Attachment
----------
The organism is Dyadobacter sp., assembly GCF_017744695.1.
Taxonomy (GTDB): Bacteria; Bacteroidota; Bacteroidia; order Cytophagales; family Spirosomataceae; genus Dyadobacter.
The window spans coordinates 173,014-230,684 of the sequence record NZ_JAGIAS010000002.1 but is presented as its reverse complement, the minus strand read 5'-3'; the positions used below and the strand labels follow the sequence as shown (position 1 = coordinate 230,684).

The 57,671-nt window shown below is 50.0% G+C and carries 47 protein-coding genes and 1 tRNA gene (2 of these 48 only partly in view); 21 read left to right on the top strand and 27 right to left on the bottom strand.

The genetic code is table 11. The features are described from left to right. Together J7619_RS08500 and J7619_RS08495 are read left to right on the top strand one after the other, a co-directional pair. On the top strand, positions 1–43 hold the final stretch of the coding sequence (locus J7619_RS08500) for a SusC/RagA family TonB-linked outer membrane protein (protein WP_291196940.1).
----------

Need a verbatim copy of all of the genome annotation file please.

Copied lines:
The organism is Dyadobacter sp., assembly GCF_017744695.1.
Taxonomy (GTDB): Bacteria; Bacteroidota; Bacteroidia; order Cytophagales; family Spirosomataceae; genus Dyadobacter.
The window spans coordinates 173,014-230,684 of the sequence record NZ_JAGIAS010000002.1 but is presented as its reverse complement, the minus strand read 5'-3'; the positions used below and the strand labels follow the sequence as shown (position 1 = coordinate 230,684).

The 57,671-nt window shown below is 50.0% G+C and carries 47 protein-coding genes and 1 tRNA gene (2 of these 48 only partly in view); 21 read left to right on the top strand and 27 right to left on the bottom strand.

The genetic code is table 11. The features are described from left to right. Together J7619_RS08500 and J7619_RS08495 are read left to right on the top strand one after the other, a co-directional pair. On the top strand, positions 1–43 hold the final stretch of the coding sequence (locus J7619_RS08500) for a SusC/RagA family TonB-linked outer membrane protein (protein WP_291196940.1).